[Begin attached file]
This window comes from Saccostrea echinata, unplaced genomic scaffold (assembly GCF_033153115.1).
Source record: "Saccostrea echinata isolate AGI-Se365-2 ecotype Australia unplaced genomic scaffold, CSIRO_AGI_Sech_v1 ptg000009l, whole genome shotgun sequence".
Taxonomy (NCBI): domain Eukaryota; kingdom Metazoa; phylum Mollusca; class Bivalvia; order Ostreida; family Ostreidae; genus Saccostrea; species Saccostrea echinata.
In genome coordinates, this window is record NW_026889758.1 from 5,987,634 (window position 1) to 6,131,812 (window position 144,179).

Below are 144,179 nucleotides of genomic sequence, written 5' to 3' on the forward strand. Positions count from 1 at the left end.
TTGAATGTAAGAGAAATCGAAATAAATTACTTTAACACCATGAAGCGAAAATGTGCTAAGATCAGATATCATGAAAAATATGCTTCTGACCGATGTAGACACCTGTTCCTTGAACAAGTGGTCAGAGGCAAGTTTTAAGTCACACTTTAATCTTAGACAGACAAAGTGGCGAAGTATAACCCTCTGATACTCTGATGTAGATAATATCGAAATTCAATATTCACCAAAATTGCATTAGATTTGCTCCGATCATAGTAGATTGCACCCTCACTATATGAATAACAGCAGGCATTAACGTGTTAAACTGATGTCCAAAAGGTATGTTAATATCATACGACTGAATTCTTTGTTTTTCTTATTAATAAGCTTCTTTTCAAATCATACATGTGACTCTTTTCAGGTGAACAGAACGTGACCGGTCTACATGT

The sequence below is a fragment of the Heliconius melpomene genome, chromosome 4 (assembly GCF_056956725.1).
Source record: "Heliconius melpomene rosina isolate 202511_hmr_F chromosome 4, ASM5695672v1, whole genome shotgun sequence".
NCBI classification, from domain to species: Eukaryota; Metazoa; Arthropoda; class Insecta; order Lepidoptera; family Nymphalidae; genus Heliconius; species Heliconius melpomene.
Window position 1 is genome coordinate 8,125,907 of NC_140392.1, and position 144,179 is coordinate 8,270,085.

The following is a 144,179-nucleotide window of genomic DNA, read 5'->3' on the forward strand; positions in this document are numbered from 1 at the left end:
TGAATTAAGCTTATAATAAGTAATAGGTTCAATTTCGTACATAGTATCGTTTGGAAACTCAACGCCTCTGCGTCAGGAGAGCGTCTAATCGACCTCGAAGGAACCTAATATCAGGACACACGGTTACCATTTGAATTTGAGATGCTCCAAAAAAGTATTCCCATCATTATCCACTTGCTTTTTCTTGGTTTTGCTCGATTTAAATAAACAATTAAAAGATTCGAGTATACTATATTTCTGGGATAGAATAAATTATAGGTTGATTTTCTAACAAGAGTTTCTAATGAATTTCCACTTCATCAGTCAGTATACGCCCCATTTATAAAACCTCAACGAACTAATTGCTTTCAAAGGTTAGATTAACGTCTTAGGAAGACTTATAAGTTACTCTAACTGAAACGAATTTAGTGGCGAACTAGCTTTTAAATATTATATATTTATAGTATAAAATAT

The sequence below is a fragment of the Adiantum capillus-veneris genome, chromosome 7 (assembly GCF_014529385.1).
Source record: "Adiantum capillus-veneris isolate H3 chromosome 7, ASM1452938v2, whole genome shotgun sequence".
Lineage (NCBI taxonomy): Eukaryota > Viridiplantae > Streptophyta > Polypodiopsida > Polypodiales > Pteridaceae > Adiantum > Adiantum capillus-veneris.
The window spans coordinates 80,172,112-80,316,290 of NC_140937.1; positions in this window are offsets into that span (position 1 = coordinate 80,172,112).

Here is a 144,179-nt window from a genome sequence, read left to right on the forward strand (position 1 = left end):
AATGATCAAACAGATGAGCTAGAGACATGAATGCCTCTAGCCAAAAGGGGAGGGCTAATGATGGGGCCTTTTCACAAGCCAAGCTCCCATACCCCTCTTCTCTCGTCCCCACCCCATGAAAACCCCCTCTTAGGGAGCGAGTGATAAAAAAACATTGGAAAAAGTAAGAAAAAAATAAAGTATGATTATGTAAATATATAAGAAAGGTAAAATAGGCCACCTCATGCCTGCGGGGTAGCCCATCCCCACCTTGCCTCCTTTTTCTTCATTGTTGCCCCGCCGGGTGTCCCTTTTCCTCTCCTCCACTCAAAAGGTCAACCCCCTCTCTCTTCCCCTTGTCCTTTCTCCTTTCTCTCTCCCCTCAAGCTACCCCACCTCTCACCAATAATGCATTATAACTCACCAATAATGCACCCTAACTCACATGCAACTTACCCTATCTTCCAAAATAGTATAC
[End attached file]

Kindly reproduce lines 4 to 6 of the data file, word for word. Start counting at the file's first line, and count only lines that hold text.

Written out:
In genome coordinates, this window is record NW_026889758.1 from 5,987,634 (window position 1) to 6,131,812 (window position 144,179).

Below are 144,179 nucleotides of genomic sequence, written 5' to 3' on the forward strand. Positions count from 1 at the left end.
TTGAATGTAAGAGAAATCGAAATAAATTACTTTAACACCATGAAGCGAAAATGTGCTAAGATCAGATATCATGAAAAATATGCTTCTGACCGATGTAGACACCTGTTCCTTGAACAAGTGGTCAGAGGCAAGTTTTAAGTCACACTTTAATCTTAGACAGACAAAGTGGCGAAGTATAACCCTCTGATACTCTGATGTAGATAATATCGAAATTCAATATTCACCAAAATTGCATTAGATTTGCTCCGATCATAGTAGATTGCACCCTCACTATATGAATAACAGCAGGCATTAACGTGTTAAACTGATGTCCAAAAGGTATGTTAATATCATACGACTGAATTCTTTGTTTTTCTTATTAATAAGCTTCTTTTCAAATCATACATGTGACTCTTTTCAGGTGAACAGAACGTGACCGGTCTACATGT